Saturday, September 30, 2006

Shared Nothing: the next big issue for UCAs (Underdogging Chasm Activists)

You know the drill. Some problem X occupies the minds of those geeks (who are paid to/who can afford to/who cannot but) spend time looking over the horizon at what is coming next.

For each problem X, a family of possible approaches jocky for position on the leaping side of the chasm

From time to time and underdog actually ends up winning. From time to time and underdog ends up winning REAL BIG.

Maybe HTML/HTTP is the biggest WIN BIG underdog of all time. In its day, TCP/IP was an underdog. So was the concept of a PC. So was RDBMS...

In technology (and in sport come to think of it) I have the genetic marker that predisposes me to root for an underdog pretty much every time. Call it a character flaw if you like.

I've spent (and continue to spend) time shouting across the chasm wearing the tee-shirt of some underdog: SGML, Python, Desktop Ubuntu, REST...

Those are the happy memories because, to varying degrees, I've seen these progress across the chasm. (Ok. On the way, SGML was stripped down and renamed to XML but that is just a detail.)

Mind you, I also spent some time rooting for underdogs that never made it. Like a gambler, I'm better at remembering the good times rather than the bad times.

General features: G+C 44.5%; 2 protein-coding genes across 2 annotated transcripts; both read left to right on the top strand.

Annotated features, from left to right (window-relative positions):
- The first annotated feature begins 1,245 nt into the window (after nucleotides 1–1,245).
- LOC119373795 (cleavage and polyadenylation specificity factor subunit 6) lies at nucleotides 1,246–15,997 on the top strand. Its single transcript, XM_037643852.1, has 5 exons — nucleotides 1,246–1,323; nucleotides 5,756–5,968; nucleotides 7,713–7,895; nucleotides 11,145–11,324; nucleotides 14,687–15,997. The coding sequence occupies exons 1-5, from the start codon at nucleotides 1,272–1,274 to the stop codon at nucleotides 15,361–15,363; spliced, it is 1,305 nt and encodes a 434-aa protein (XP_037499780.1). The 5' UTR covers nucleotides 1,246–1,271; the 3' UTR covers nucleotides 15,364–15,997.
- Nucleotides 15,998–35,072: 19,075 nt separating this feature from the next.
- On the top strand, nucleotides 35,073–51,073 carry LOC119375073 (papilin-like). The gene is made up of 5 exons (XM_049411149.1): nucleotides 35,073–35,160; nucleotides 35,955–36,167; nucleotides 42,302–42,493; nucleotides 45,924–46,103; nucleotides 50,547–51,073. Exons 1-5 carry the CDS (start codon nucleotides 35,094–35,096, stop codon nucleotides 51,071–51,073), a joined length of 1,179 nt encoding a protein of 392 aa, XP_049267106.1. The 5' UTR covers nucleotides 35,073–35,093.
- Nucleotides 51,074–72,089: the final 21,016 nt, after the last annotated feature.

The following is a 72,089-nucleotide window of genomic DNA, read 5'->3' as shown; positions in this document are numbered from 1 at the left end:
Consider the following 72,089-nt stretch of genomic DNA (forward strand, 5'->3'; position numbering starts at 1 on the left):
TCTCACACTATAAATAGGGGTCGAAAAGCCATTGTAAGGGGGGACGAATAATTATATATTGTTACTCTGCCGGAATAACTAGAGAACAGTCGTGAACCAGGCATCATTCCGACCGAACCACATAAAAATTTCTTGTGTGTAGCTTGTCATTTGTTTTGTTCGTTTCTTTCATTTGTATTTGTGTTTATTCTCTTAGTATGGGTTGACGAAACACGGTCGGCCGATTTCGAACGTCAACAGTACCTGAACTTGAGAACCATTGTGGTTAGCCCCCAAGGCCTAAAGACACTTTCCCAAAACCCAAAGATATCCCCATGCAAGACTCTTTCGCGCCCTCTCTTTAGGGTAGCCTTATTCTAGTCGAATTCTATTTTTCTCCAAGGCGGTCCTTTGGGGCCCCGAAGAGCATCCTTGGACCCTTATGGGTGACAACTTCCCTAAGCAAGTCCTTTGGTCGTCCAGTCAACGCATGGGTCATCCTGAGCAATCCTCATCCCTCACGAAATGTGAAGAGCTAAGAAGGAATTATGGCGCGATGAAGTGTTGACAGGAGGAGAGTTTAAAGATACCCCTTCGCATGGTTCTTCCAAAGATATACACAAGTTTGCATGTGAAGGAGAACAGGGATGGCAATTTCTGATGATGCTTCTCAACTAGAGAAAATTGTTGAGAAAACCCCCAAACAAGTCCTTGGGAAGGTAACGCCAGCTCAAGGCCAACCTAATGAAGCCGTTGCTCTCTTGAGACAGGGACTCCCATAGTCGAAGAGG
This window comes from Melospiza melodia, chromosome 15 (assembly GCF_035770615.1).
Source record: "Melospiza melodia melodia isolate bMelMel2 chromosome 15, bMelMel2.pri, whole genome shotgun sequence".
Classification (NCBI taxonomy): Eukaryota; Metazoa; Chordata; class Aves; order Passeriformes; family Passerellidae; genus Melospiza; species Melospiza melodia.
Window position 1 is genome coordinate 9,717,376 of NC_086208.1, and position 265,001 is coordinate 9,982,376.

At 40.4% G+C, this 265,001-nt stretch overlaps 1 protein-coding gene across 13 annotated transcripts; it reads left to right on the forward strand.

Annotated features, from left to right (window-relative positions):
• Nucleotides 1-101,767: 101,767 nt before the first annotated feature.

I rooted for Clipper[1]. I rooted for SMART (a DOS based 4GL so old I cannot find a href to it!). I rooted for DSSSL. I rooted for Lotus Improv...

I'm still very hopeful about underdogs like temporal decoupling/SEDA, Jython, Relax NG, semantic steganography, XML pipelining...

Anyway, the reason for this post is that as a fully paid up Underdogging Chasm Activist (UCA), I have a new tee shirt. Waaaayyyyy out there on the encumbent side of the chasm, truly embedded in current thinking about s/w is the concept of a thread and the concept of shared resources across threads and semaphores and spin locks...

My latest t-shirt claims this is not the way to go. Programming is hard enough without lacing the entire exercise with deep non-determinism.

My latest t-shirt claims that a "shared nothing" model baked right into the programing language - such as that epitomised by Erlang - is a much saner way to deal with the phenomenal processing power of tomorrows 80 core processors.

Yes, you can layer a shared nothing architecture on top of a language that does not hand-hold you towards a shared nothing design, but the scope for error is huge. Remember the days of malloc anyone? Same idea. You can do sane memory management in C but the scope for error is high. Too high given that s/w enineering needs more practitioners than there are coding gods.

Anyway. Here I am shouting across that chasm. Shared Nothing is the future folks.

[1] Fans of code blocks looking at, say, Ruby, might like to read about the history of code blocks in Clipper.

No comments: